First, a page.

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At the movies – "The Green Prince" to open in Bethel and Norwalk Oct. 10

By Michael Fox

The nail-biting saga of a Palestinian informant for Israel, Mosab Hassan Yousef’s bestselling 2010 memoir, Son of Hamas, is the stuff of movies.

A narrative feature is indeed in the works, Yousef revealed during a July visit to San Francisco. But any actor will have a difficult time matching Yousef’s unblinking intensity in the taut documentary, “The Green Prince.”

The well-received opening-night film of this summer’s San Francisco Jewish Film Festival, “The Green Prince” opens Friday, Oct. 10 as part of its national theatrical release.

The film deploys reenactments, archival footage, a tense soundtrack and mesmerizing interviews with Yousef and his Shin Bet handler Gonen ben Yitzhak (conducted in English on a set in Germany) to relate the Palestinian’s story from eldest son of moderate Hamas cofounder Sheikh Hassan Yousef to double agent to self-exile without a country or a friend.

the green prince“The Green Prince” emphasizes the relationship between Yousef and ben Yitzhak more than the book did, reaching its emotional peak when the Shin Bet agent stands up for the Palestinian informant at an acutely vulnerable moment. This gesture cemented the bond between the two men and, in the context of seemingly intractable Israeli-Palestinian relations, no doubt played a role in the audience awards for “The Green Prince” at festivals from Sundance to Moscow.

Amidst the Gaza war, the SFJFF crowd at the Castro was similarly moved to give a standing ovation to the principals and Israeli filmmaker Nadav Schirman. In a group interview the next day, Yousef said he appreciated the response of Jewish audiences but squashed the idea that he acted in a uniquely heroic way or anticipated any reward.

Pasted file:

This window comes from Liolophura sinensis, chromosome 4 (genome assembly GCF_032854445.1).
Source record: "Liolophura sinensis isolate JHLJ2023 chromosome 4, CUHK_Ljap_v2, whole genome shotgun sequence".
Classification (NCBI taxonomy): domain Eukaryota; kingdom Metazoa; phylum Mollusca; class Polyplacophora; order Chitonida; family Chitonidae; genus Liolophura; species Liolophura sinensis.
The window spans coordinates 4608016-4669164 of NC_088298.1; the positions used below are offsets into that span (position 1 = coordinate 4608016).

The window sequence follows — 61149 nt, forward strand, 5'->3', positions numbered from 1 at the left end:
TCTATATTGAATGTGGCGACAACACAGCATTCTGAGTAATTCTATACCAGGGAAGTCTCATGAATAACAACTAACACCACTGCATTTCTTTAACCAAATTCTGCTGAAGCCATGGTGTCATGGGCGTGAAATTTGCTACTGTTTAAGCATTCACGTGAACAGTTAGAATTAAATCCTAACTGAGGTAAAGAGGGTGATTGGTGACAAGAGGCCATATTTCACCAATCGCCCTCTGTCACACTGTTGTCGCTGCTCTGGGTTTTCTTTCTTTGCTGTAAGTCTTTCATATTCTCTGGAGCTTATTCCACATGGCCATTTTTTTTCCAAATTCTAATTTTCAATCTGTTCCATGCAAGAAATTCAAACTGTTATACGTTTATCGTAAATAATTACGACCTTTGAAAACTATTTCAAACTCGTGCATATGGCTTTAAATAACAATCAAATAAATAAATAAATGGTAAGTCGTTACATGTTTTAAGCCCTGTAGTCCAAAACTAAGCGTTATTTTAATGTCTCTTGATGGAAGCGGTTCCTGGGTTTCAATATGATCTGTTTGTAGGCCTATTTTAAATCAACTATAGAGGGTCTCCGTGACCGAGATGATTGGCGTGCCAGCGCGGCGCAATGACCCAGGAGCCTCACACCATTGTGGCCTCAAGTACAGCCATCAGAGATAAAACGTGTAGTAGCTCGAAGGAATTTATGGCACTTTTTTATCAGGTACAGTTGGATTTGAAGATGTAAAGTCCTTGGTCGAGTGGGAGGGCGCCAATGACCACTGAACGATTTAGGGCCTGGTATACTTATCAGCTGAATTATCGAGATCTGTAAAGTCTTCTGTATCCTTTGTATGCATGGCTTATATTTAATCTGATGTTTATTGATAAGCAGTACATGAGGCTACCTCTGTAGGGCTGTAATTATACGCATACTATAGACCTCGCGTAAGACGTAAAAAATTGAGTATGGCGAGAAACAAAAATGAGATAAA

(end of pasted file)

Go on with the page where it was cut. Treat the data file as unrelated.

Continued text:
“I am sure that I’m not the only Arab who doesn’t want to kill Jews,” Yousef said. “And I’m sure I’m not the only Arab who helped the Israeli intelligence to stop the killing and the madness. I’m sure there are thousands of sources risking their lives on a daily basis, and many of them believe in what they’re doing. They’re not doing it for selfish desires.”

His intent in penning Son of Hamas – which Yousef said is available for free in the Arab world over the Internet and has been downloaded hundreds of thousands of times – was to inspire readers to get past the dogma peddled by their leaders.

“The goal is not to be their model and encourage them to work for the Israeli intelligence and do the same exact things,” he said earnestly. “The goal is to inspire them to think for themselves, first of all, and to question their own truths, and to keep evolving and growing. I hope many people who live in the free world demonstrate our freedoms and encourage the rest of the world to demonstrate their freedoms as well, no matter what the cost is.”

“The Green Prince” is part of a recent wave of films probing the shadowy world of spooks – all well worth seeking out – that includes the gripping Palestinian informant-Israeli handler dramas “Bethlehem” and “Omar” and the revealing Israeli documentary “The Gatekeepers,” consisting of interviews with former heads of the Shin Bet.

Yousef’s friend-for-life Gonen ben Yitzhak and director Nadav Schirman participated in the interview, but Yousef (who converted to Christianity after arriving in the United States) provided the pithiest and most personal comments.

“The writing of Son of Hamas was very pricey,” he noted. “It cost me everything. Usually authors or writers enjoy and celebrate when they have New York Times bestsellers or become international bestsellers. It was great that the book did well and the word was out, and many people got the chance to learn about my journey. But there was no room for celebration because I lost my family.”

In fact, Yousef confided, “I knew before publishing the book that it’s going to be successful but also I’m going to lose everything important that I have.”

Almost, but not quite. There’s his friendship with ben Yitzhak, which includes visiting the Israeli’s home and meeting his family.

Michael Fox is a freelance film reviewer, specializing in Jewish films.

 

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